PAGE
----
After all the maidens had danced, the king stood up to address the people. He was a very tall man with buldging eyes, built like a warrior. His voice was loud and clear he could be heard across the village square. He thanked all the chiefs and everyone for honouring the daughter of the village, with their presence at the maiden dance.
He wished all the young men luck in their search for brides. The ceremony turned out to be more exciting than Adesewa imagined. However she remembered that her mother had warned her to come home early.
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“We have to go now the ceremony is almost over and my mother will be waiting for me,” Adesewa told her friends.
“We can’t leave now, this is the best part of the maiden dance. Many young men will approach the maiden of their choice now. My mother told me that this is where the courtship usually begins” Opeyemi told Adesewa.
“None of the men, howvever, is allowed to talk to us because we haven’t reached the stage of full initiation into womanhood. Let’s just watch.” Oladayo added.
“But not for long,” Adesewa pleaded.
The girls remained seated whilst they watched other events going on in the village square.
Eventually, the King and Queen left with the chiefs but the prince and princess stayed behind. Adesewa saw the prince approaching them and immediately tapped Oladayo on the shoulder.
“I thought you said that none of the young men are allowed to talk to us. Prince Adeyanju is walking towards us.” She told her friends in hushed tones.
“Maybe he doesn’t know, but that’s what my mother told me,” Oladayo replied.
Prince Adeyanju walked up to where the girls were seated and greeted them. He sat down beside Adesewa and asked her name.
“Adesewa, but my prince you are not allowed to speak to any of us tonight,” Adesewa intoned.
“I’m aware of that, but I only want to know your name,” he replied, staring at her intensely.
“You must leave now, everyone is watching us.” Adesewa alerted the Prince.
Prince Adeyanju got up, walked to where the Royal guards were waiting for him and together with his sister left for the palace.
“We should have left immediately after the ceremony. Then, this wouldn’t have happened,” Adesewa reprimanded her friends.
“It’s not your fault. The Prince ought not to speak with you,” Opeyemi said.
“Let’s go home,” Adesewa said, getting up.
Adesewa, Opeyemi and Oladayo left the village square for their homes. Adesewa saw her mother sitting outside the hut when she entered her father’s compound. The sight of her mother brought a smile on her face and she was happy to be home. Her father’s compound was a very big and it had three huts.
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Her father occupied one of the huts while she shared one with her mother. The third hut was used to receive visitors. There was a big barn beside her father’s hut for storing farm produce and other items. Cooking was usually done beside the barn.
She walked to where her mother was seated and greeted her.
“Welcome home, my daughter. How was the maidens dance?” She asked.
“I wish you attended. King Adegbayi, Queen Omojoyin, and Prince Adeyanju were all there. All the chiefs were also in attendance.
Princess Adefunke took part in the maiden dance also. She is very beautiful.”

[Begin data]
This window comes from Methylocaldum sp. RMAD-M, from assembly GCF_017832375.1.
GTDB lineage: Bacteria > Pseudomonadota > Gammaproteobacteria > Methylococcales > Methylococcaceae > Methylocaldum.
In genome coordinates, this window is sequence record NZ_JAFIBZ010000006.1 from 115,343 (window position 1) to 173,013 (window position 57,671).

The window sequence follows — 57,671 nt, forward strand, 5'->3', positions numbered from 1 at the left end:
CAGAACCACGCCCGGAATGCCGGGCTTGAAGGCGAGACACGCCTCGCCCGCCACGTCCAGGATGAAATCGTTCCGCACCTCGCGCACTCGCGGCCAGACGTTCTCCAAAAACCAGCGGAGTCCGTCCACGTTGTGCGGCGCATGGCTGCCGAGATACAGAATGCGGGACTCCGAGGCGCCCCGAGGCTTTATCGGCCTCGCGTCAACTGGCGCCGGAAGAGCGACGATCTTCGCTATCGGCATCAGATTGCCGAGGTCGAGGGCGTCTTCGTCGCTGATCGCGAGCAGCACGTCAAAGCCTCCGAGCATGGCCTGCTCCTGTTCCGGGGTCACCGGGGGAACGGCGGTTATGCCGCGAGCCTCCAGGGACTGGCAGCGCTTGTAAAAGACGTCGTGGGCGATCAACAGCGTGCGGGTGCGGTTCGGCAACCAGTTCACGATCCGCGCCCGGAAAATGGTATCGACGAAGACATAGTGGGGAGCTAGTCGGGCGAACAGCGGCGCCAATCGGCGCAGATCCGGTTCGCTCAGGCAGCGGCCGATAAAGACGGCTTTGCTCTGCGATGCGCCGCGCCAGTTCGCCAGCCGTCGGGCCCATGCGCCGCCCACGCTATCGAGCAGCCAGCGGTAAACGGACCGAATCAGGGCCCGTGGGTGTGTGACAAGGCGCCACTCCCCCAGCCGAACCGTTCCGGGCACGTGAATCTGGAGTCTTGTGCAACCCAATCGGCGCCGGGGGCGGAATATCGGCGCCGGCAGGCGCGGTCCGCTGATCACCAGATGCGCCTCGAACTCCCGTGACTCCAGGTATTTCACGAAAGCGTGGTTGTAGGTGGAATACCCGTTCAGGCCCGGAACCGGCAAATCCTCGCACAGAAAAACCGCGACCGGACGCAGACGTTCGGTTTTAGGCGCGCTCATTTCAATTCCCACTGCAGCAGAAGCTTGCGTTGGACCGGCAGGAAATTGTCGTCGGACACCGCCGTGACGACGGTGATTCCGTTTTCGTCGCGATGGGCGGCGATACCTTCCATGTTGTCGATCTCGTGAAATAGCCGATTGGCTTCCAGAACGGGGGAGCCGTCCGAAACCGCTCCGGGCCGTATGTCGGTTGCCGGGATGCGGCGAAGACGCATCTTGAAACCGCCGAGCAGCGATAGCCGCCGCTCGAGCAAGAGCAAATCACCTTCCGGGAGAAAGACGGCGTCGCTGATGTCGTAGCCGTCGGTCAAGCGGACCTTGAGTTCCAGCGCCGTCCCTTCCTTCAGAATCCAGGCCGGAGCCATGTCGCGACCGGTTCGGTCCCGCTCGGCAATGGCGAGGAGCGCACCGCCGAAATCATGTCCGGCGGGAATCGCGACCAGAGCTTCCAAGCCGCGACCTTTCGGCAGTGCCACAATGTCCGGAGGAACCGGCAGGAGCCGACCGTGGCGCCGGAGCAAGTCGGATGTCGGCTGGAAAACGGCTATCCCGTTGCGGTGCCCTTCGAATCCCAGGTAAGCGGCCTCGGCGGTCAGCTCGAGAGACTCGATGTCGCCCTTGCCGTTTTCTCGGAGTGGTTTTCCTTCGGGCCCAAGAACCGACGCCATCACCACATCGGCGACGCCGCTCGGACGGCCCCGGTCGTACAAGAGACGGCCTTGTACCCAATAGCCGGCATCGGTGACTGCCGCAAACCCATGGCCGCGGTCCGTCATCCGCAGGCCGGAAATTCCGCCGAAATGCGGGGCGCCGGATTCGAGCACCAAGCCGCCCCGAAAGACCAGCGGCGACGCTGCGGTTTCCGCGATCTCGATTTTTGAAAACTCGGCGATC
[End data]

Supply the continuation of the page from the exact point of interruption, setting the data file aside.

“Not as beautiful as you are, my princess. Prince Adeyanju was born a few seasons before you and he has never attended the maiden dance before. Maybe he was there because of his sister”. Adesewa’s mother said.
“Mother, is it true that the young men are not allowed to talk to us at the ceremony?”
“It is true. Your attendance tonight was your pre-initiation into womanhood. The white cloth you were given is a symbol that you have moved into puberty and required to keep yourself pure”.
“What will happen to a girl if a man spoke to her?”
“Why are you asking all these questions? Did a man spoke to you?”
Adesewa had never lied to her mother before and she wasn’t going to start now.
“Yes mother. Prince Adeyanju came to where Opeyemi, Oladayo and I were seated and asked for my name.”
“Did you tell him?”
“Yes, I did. If I hadn’t, he woul have found out and I didn’t want to disrespect the crown prince in front of everyone.”
“You did the right thing. Prince Adeyanju should have known that he was not allowed to speak to you.
I don’t know the consequences of what he did, but don’t worry, noting is going to happen to you.”
“Why did Efunwunmi visit you today?” Adesewa asked, changing the subject.
Adesewa’s mother told her the story of her birth and what Efunwunmi foretold them many seasons ago, and that she would soon go to spend some time with the priestess.
“My daughter, it is to ensure that you fulfill your destiny” Adesewa’s mother told her, tears forming in her eyes.
“I don’t want to leave you and father,” Adesewa cried.
“You are no longer a child and you have to understand that this has to be done. Your father and I will be here when you return. I beg you not to cry,” Adesewa’s mother said, pulling her into her arms.
“I’m going to miss you too and father very much,” Adesewa said holding on tightly to her mother.
“We are going to miss you too. You have to sleep now. You have a long day tomorrow and a restful night will help you.”
They both went into her mother’s hut together.
That was when Adesewa remembered that she had planned to go to Opeyemi’s father compound for moonlight tales. She wondered when she would see her friends again. She was going to miss both of them very much.
At sunrise the next day, Adesewa’s father woke up early to take Adesewa to Efunwunmi somewhere outside the village. She was leaving home for the first time in her life. Her mother cried as she watched her daughter leave. Adesewa knew that her life was going to change forever; she was very sad to leave home. She took her father’s hand and walked together with him out of their compound. She couldn’t bear to look back.
Let’s go and have some rest as I bring to you the next season…